# Calculate elasticity of rubber balloon

1. Aug 4, 2015

### AlexMentink

For a Biomedical Engineering project I have to develop a model for the respiratory system of a neonate. This will be done by using pressure/volume data of the lungs. To model these, I would like to use a rubber balloon. However the calculation are more difficult than I thought.. (Especially because rubber behaves non-linear and with a hysteresis effect, I will ignore these effects) As assumptions I used the fact that the balloon is perfectly spherical, behaves linearly and the strain is dependent on the radius relative to the original radius (R0).

Could anyone help me?

Thanks!

2. Aug 4, 2015

### Staff: Mentor

Well, for one thing, E = σ/ε. And, you are aware the p in your equation is the inside pressure minus the outside pressure, correct?

Chet

3. Aug 4, 2015

### AlexMentink

Ah of course, thanks for noticing..

Yes the p should be the difference in pressure. Should the formula be correct now?

4. Aug 4, 2015

### nasu

You don't have proportionality with V^(-1/3).

By the way, E and p have the same dimensions and can be measured in the same units (Pa or N/m^2).

What is t? The thickness of the membrane?

5. Aug 4, 2015

### AlexMentink

Hmm ok, the thing is I have a linear relationship between the lung volume and pressure, therefore I would like to use V/p or p/V in the equation to solve for E.

I don't have any idea how to extract p/V or V/p from this relation..

t is indeed the thickness of the membrane

6. Aug 4, 2015

### nasu

You could call that ratio "x" and express p as x*V in the equation.
Then solve for this x.

Or just solve for p and then divide the result by V. It will depend on volume as well as the parameters of the balloon.

7. Aug 4, 2015

### Staff: Mentor

The relationship may be linear, but it is not a direct proportion (at least not in the case of your lungs). When the pressure difference goes to zero, your lung volume does not go to zero. In the case of a balloon, when the pressure difference goes to zero, the volume of the balloon does go to zero. So maybe a balloon is not such a good quantitative model of a lung.

Chet

8. Aug 4, 2015

### Nidum

Volumetric expansion of a balloon with pressure can never be very linear over large ranges

Membrane thickness will reduce considerably for non trivial volumetric expansions .

Maybe something more like a cylinder and piston with a spring ?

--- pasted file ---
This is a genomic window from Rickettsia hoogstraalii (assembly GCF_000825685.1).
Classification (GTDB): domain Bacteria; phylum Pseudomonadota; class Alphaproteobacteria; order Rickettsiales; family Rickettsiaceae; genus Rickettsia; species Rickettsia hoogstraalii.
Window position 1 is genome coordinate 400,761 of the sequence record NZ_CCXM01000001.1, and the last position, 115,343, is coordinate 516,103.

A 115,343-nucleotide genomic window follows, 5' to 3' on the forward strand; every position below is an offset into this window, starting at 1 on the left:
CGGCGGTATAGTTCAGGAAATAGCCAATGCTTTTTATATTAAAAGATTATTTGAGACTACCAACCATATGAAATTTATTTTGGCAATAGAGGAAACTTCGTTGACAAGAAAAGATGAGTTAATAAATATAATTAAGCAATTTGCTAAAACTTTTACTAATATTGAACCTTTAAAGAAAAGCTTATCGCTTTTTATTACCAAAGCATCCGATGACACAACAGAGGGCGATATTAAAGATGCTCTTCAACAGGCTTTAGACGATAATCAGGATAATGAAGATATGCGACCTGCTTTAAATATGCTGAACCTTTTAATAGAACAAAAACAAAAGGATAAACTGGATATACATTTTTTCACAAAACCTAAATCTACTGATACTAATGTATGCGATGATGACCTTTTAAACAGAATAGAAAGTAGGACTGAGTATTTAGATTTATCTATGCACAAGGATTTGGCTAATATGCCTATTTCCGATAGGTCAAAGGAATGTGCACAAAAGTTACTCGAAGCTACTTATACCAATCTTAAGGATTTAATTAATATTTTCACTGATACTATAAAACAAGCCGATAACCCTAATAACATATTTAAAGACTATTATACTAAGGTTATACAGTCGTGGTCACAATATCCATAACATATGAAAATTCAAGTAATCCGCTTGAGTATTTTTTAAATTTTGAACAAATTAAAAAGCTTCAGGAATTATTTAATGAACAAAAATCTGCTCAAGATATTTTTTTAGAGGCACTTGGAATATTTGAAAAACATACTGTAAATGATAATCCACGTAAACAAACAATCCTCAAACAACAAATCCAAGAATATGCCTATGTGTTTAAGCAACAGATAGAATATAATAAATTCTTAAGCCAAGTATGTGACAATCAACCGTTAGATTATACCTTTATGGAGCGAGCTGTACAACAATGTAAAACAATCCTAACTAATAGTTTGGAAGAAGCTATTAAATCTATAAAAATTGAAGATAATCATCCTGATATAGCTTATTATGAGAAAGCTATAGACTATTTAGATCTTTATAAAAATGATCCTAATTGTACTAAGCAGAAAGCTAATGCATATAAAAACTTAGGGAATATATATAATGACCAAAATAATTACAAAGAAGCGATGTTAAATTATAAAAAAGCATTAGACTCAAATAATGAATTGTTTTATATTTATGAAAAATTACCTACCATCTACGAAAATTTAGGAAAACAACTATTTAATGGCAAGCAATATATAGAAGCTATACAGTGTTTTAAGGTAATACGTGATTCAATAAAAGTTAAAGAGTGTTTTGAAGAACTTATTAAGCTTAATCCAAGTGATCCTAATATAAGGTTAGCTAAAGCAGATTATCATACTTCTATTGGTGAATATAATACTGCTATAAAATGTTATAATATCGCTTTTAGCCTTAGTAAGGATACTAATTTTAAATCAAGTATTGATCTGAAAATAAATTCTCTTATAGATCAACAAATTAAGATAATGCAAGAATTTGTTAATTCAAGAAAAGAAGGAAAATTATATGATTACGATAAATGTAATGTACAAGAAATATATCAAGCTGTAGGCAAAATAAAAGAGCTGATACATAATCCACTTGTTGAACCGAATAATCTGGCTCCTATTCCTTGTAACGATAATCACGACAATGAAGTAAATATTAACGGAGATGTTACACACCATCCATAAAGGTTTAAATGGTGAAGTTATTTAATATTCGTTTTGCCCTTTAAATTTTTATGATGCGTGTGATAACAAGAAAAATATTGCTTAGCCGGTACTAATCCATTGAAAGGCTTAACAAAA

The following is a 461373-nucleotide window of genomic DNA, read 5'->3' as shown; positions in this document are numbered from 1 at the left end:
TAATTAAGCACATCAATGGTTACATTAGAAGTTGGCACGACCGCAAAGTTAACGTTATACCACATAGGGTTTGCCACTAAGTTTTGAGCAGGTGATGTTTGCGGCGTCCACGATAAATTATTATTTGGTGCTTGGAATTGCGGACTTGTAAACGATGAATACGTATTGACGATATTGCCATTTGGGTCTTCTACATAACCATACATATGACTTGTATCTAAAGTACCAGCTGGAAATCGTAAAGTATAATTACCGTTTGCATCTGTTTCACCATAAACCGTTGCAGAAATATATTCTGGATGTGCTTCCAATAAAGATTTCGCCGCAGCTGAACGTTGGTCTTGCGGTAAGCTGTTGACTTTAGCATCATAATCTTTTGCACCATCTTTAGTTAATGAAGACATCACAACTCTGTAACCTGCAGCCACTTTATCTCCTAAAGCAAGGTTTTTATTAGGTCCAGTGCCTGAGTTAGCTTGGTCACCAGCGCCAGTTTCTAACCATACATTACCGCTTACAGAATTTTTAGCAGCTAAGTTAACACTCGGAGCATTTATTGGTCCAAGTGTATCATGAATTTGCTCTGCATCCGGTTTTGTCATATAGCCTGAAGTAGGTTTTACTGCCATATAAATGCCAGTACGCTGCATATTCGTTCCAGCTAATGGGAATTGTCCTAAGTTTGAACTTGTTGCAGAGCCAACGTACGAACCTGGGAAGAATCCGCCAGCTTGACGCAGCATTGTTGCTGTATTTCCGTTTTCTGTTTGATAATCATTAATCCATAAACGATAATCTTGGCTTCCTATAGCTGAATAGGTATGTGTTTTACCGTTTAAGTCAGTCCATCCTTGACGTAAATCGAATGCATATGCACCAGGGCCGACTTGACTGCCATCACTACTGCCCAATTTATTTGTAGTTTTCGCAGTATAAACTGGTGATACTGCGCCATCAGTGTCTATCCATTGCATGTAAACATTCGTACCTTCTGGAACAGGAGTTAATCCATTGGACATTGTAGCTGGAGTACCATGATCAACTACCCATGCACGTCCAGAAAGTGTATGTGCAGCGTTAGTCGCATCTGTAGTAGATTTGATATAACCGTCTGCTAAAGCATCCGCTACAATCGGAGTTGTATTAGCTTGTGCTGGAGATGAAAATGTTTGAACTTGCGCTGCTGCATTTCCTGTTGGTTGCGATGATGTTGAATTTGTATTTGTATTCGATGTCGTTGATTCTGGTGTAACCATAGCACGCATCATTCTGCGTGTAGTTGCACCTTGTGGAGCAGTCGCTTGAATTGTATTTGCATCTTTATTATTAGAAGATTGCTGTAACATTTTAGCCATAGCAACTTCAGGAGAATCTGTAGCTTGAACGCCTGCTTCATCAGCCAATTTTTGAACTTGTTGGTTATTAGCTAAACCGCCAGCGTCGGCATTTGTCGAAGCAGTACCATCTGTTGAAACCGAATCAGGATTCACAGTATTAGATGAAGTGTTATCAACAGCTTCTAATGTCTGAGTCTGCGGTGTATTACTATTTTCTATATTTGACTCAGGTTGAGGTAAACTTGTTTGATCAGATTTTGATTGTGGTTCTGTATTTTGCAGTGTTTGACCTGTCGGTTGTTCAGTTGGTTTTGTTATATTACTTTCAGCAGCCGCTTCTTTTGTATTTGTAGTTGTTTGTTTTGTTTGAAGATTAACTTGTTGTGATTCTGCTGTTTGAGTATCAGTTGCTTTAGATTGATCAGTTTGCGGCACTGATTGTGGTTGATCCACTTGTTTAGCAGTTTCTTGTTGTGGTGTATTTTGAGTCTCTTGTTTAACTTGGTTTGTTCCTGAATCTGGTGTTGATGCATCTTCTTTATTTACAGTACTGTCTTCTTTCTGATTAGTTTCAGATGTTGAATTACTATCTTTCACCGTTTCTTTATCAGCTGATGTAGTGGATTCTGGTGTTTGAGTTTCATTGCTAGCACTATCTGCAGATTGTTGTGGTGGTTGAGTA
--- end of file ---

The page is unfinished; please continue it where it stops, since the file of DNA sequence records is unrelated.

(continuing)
Or a cylindrical bellows with a spring ?

9. Aug 4, 2015

### AlexMentink

The thing is that I'm building a box as a model for the respiratory system including diaphragm and abdomen stiffness. In most surgeries CO2 is inflated in either the thorax or abdomen to make room for using the instruments. The box should model the relationships between lungs, diaphragm and abdomen stiffness.

During all real procedures, a minimum pressure is inflated into the lungs, to make sure they don't stick together. Therefore in this model, the balloon will be kept at a minimal pressure and will have a minimal volume.

Finally, the lung pressure/volume relationship is not really linear, but in the form of y=ax^2-bx. The problem is that I don't know how to setup a nonlinear mathematical relationship using the material properties of a rubber balloon. Does anyone know what the general formula is for calculating the elasticity of rubber (non linear)?

10. Aug 4, 2015

### nasu

The elasticity of rubber is given, it is a material property.
It may depend on the strain in the material (this will make the material non-linear).

What do you actually try to calculate the elasticity? Starting from what?
What are these p/v data for the lungs mentioned in the OP?
P/v versus what parameter?

11. Aug 4, 2015

### Nidum

Last edited by a moderator: May 7, 2017
12. Aug 4, 2015

### sophiecentaur

Apart from looking a bit like a lung, how does a balloon provide a better model than a cylinder and piston? A piston could actually be driven with servos to give it all sorts of pv characteristics or a number of pistons in cylinders with springs could provide a mechanical model to any degree of agreement. the diaphragm is as much like a piston in structure as a balloon.

13. Aug 5, 2015

### AlexMentink

Thanks for all quick replies!

I will make it a bit more clear.
In most surgeries CO2 is inflated in either the thorax or abdomen to make room for using the instruments. In the case of a thorax surgery, a needle is placed between the lungs and ribcage inflating CO2 (causing a pneumothorax). Increase in pressure will squeeze the lungs together and the diaphragm down. Data about these pressure-volume relationships are known.

In the case of an abdominal surgery, a needle is placed between the intestines and CO2 is inflated. Increase in pressure will cause the diaphragm to go up and the abdominal wall expand. Data about these pressure-volume relationships are known as well.

The box should model the relationships between lungs, diaphragm and abdomen stiffness to research the effect of pressure in the thorax on the abdominal wall etc.

Professional inflators with adjustable flow/pressure/volume are available.

The box will be air-tight and easy to disassemble.

Last edited: Aug 5, 2015
14. Aug 5, 2015

### AlexMentink

The box will look something like this. Open sides will be covered with a rubber membrane and pressed together to make the box air-tight. The openings on the sides are for CO2 inflation and measurement of pressure differences. The opening on top is for the respiratory inflation (model for the lungs will be placed here).

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Last edited: Aug 5, 2015